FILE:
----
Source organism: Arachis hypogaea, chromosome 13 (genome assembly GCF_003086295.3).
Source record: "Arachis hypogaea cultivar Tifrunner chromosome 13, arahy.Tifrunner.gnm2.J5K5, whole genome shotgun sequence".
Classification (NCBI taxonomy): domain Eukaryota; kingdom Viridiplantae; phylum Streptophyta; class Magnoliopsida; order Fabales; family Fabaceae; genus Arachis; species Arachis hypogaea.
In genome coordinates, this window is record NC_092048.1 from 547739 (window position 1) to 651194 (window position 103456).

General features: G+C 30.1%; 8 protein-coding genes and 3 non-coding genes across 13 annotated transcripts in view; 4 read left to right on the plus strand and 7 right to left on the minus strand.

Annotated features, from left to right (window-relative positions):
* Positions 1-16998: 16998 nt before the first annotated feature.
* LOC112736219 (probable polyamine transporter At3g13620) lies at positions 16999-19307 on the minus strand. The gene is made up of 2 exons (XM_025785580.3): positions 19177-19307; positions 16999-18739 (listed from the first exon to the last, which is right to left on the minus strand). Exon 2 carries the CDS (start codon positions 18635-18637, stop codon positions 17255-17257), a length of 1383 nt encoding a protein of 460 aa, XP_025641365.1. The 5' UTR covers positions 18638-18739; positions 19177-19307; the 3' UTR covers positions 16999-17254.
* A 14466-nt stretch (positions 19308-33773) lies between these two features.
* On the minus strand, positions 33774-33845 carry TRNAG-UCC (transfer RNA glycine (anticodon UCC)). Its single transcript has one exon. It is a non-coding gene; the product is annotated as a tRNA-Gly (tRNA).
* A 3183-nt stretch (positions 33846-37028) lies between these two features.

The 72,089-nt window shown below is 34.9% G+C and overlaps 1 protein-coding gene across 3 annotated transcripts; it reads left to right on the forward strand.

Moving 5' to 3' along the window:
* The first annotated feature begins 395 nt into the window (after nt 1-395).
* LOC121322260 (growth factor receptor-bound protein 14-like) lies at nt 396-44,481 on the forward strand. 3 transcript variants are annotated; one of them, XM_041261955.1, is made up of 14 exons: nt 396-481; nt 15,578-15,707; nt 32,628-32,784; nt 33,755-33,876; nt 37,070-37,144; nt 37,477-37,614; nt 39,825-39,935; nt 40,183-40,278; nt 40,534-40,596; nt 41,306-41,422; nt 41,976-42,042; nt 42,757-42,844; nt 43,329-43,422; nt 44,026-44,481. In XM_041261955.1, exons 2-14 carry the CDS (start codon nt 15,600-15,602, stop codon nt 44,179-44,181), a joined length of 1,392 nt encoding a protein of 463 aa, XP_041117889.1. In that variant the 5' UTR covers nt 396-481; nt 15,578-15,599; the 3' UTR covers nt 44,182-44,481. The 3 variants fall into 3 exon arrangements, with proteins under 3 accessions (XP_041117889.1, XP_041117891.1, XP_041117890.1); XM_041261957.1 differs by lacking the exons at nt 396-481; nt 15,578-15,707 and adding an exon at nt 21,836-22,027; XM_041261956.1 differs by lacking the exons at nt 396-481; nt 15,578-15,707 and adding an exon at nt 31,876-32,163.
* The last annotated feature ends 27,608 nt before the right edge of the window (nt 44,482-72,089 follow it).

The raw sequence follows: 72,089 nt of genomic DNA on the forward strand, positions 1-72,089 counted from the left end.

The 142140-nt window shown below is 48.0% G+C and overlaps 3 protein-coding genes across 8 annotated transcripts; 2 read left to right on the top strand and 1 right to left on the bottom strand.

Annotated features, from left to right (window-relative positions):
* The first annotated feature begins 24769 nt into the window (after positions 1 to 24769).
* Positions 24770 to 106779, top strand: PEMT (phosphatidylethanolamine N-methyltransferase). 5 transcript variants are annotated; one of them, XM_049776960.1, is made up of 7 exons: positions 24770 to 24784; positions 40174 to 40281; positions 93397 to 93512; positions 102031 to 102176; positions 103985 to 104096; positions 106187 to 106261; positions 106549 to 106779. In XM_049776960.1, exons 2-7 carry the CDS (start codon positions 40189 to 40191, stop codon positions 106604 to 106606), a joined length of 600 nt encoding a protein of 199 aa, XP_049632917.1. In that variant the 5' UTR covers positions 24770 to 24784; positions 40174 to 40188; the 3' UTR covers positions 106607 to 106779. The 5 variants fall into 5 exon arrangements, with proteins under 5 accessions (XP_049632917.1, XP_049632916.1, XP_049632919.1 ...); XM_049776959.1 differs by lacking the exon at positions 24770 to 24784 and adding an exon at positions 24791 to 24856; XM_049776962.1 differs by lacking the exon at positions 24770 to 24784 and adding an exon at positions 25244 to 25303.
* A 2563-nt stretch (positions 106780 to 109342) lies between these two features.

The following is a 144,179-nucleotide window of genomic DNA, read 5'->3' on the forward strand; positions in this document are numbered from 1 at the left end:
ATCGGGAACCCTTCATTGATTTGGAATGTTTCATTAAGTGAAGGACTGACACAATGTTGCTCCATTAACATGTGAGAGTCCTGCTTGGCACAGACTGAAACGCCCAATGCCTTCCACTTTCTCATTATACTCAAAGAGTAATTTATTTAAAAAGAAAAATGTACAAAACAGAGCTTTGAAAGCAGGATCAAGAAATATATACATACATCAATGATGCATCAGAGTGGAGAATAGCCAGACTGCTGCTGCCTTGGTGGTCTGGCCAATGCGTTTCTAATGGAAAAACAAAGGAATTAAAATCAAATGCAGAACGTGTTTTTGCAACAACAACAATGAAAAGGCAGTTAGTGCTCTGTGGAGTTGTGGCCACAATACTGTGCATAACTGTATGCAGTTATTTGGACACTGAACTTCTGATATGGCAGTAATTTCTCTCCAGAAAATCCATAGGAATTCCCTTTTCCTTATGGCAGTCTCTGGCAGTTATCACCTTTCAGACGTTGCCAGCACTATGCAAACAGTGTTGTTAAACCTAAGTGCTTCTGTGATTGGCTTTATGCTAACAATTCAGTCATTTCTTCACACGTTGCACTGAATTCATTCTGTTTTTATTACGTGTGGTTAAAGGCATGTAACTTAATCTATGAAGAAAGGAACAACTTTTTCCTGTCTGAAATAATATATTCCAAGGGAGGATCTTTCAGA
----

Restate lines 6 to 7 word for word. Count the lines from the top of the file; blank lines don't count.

Annotated features, from left to right (window-relative positions):
* Positions 1-16998: 16998 nt before the first annotated feature.